adjusting at least one operating parameter related to the acoustic link in the event the initial performance of the acoustic link is inadequate, the at least one operating parameter including a parameter related to at least one of the transmission or reception of an acoustic signal via an acoustic transducer.
2. The method of claim 1, further comprising:
measuring a performance of the acoustic link in response to the at least one adjusted operating parameter; and
setting the at least one operating parameter to a prior setting if the measured performance of the acoustic link does not improve in response to the at least one adjusted operating parameter.
3. The method of claim 1, wherein establishing an acoustic link with the implantable medical device includes transmitting a wake up signal from the communicating device to the implantable medical device, the wake up signal adapted to actuate the implantable medical device from a sleep state to an active state.
4. The method of claim 1, wherein the communicating device is an external device.
5. The method of claim 1, wherein the communicating device is an implantable device.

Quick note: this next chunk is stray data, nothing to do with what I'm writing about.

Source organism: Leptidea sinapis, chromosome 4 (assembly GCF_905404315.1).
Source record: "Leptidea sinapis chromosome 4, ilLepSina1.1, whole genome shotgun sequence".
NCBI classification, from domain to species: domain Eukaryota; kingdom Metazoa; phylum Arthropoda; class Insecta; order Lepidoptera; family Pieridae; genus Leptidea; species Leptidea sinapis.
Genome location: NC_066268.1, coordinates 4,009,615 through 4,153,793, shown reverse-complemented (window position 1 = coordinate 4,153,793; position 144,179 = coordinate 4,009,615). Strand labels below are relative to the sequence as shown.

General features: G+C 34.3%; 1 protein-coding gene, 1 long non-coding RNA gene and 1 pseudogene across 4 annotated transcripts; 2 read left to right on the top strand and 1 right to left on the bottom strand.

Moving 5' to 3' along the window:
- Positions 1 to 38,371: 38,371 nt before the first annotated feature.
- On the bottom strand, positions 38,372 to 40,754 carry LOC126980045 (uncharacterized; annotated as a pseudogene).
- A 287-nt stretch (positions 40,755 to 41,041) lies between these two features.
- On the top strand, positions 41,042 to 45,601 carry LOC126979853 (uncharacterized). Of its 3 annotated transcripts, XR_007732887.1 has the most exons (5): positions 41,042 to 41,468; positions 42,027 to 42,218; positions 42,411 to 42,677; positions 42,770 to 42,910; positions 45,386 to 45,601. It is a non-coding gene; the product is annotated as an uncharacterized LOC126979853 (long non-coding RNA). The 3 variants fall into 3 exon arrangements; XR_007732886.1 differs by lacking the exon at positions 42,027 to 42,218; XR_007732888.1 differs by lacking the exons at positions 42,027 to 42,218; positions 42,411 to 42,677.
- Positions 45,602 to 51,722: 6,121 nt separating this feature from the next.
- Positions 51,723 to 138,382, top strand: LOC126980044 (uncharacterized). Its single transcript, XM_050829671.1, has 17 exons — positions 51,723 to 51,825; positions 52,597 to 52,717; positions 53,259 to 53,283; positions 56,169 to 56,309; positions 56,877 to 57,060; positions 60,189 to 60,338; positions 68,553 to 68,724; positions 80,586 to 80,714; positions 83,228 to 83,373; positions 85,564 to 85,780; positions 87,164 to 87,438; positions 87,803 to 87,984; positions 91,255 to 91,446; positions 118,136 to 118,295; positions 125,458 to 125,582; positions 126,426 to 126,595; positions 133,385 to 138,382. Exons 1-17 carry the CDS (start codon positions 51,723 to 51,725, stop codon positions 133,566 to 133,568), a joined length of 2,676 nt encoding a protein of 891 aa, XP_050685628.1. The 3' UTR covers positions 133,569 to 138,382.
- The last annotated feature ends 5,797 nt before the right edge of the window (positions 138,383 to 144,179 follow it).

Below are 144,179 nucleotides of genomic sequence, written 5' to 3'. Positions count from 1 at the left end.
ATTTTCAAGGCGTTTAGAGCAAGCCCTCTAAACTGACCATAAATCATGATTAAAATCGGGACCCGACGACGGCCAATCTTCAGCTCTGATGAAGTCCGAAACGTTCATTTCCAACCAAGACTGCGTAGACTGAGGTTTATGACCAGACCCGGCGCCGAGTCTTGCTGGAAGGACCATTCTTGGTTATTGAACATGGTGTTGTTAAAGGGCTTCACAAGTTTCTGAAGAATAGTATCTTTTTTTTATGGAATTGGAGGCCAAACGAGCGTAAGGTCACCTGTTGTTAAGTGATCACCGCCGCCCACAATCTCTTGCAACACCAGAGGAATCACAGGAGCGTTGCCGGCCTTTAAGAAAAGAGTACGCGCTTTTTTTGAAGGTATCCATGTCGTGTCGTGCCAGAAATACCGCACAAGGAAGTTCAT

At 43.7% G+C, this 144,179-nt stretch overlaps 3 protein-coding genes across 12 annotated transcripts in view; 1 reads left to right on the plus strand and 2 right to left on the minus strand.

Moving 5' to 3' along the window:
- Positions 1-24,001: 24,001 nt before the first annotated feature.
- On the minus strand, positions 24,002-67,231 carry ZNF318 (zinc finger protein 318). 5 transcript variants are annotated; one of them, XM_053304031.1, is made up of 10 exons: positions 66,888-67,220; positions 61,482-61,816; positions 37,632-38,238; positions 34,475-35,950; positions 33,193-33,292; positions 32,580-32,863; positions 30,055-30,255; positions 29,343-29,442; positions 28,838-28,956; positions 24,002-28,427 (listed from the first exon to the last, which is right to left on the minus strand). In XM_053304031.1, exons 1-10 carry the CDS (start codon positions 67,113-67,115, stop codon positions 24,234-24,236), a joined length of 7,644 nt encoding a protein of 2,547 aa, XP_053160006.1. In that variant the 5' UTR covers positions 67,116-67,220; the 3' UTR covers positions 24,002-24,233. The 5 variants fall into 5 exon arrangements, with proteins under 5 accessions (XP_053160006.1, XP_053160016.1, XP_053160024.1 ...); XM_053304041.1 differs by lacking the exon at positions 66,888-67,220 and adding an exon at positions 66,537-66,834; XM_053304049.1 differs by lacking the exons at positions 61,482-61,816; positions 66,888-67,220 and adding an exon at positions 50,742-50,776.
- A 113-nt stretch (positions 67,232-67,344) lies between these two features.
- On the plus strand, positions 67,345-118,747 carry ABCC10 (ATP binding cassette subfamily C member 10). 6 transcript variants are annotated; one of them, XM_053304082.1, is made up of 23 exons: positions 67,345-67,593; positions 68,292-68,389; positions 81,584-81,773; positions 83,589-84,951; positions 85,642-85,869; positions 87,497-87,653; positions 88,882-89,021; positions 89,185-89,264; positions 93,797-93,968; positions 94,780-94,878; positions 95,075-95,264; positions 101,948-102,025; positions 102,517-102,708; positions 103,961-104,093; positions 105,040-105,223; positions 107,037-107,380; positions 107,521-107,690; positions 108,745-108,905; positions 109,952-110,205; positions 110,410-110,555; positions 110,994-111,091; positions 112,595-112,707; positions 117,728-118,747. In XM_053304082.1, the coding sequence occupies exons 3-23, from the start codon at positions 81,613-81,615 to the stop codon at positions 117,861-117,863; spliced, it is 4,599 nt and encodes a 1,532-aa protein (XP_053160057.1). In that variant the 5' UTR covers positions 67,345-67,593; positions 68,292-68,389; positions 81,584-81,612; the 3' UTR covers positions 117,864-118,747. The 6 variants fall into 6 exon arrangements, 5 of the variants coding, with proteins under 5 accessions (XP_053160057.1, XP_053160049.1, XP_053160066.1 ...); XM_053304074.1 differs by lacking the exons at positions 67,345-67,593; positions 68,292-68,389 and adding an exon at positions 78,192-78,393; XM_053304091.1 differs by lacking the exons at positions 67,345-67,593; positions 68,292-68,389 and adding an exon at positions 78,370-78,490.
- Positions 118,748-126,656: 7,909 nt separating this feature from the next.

6. The method of claim 1, wherein the performance parameter includes a signal strength of an acoustic signal received by the communicating device.
7. The method of claim 1, further including operating the implantable medical device in a fail-safe mode of operation in the event the performance of the acoustic link is not improved upon a change in the adjusted operating parameter.
8. The method of claim 7, wherein, in the fail-safe mode of operation, the implantable medical device is adapted to transmit a data package at a fixed timing pattern to the communicating device.
9. The method of claim 1, wherein adjusting at least one operating parameter related to the acoustic link and measuring a performance of the acoustic link in response to the at least one adjusted operating parameter is repeated one or more times until the performance of the acoustic link in response to the adjusted operating parameter does not improve.